Heading back to the hub will be something the player does on a regular basis, as everything in the game is dictated by energy. Once they have finished in the hub, the team can hop into a ship and zip off to one of the available derelicts to start exploring. These are presented on a star map and more will become available as the player progresses, with different derelicts being tagged with their potential difficulty.

 


 
Once they arrive on the derelict, everything that the team does will cost energy, and there is only a limited amount available. Run out and it is float off into space time. These abandoned ships are presented as grids, and moving around the grid will cost energy. Scanning to reveal what may be in certain squares of the grid is a great idea to prevent any nasty surprises, but that will cost more energy. Even combat will cost energy. Starting off, it will feel as though there will never be enough energy to fully explore a derelict ship, but fortunately this can be upgraded as the game goes on, giving access to more and more.

 
Some areas of the grid will provide loot after a quick search, while others may provide a self-contained contract to play out. Many will have nothing, but there is also the chance of ending up in a fight with some kind of space bad guys. The combat in Deep Sky Derelicts is all card based, and is done quite well. Basically, each character in the team has their own deck of cards, based on their class and equipment, and will draw a hand at random at the start of combat. Then there is initiative that dictates the order of play. Whichever character is in play, choose a card and the effects will play out. This carries on until one side of the conflict is defeated. The deck building side of the game is quite full, and the ability to change cards by changing or modding equipment is great, but many will still lament the random nature of drawing cards. In this respect, even the most carefully planned strategy can fall apart. Still, if you can accept the random nature, the combat is fun.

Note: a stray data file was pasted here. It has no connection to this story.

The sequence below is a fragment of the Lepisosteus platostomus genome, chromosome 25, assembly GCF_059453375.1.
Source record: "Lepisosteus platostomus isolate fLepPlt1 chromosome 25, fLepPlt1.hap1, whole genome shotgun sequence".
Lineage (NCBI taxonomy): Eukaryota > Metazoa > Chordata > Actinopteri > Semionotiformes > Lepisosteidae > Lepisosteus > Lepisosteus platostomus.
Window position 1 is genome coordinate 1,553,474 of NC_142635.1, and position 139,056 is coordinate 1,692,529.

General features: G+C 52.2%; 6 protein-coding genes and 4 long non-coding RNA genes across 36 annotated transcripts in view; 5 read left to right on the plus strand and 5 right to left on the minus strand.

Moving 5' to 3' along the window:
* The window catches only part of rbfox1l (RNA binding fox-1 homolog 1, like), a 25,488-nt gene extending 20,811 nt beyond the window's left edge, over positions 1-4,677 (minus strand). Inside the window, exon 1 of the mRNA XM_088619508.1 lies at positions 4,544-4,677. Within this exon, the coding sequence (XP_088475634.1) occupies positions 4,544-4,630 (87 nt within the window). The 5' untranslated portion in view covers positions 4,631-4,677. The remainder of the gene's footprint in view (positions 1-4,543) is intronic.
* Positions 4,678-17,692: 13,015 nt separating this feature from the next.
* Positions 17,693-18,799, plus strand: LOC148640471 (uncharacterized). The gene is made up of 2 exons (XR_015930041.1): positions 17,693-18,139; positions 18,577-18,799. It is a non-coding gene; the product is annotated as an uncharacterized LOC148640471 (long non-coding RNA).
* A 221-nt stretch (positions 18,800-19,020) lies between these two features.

Visually, Deep Sky Derelicts has a magnificent graphic novel style. The visuals really are a highlight of the game, adding an atmosphere of deep space danger to each and every scene. The environments have a brilliant sense of dereliction, while the varied enemies that the player will be facing all look great and run the full library of space opponents, from bandits and aliens to robots. It really is a great looking game. The audio work is a little less inspired, presenting the player with a very quiet game.

 
Deep Sky Derelicts can be a slow game, especially for those who are just starting out and need to learn how to play. The random nature of the combat, combined with the occasional difficulty spike that pits the player against enemies too powerful, can be a little frustrating. Then there is the repetitive nature of the gameplay itself, which doesn’t vary that much as the player progresses, which can be off-putting.

 


 
Console gamers will be getting the best version of the game so far with Deep Sky Derelicts: Definitive Edition, and the included DLC is an added bonus. The RPG elements combined with the card-based combat will give players plenty to sink their teeth into, as long as they can overlook the randomness, and there is a lot of content here to enjoy. Those looking to take their roguelike experience into the depths of space will find a solid experience with gorgeous visuals.

 

 ★★★★★★★☆☆☆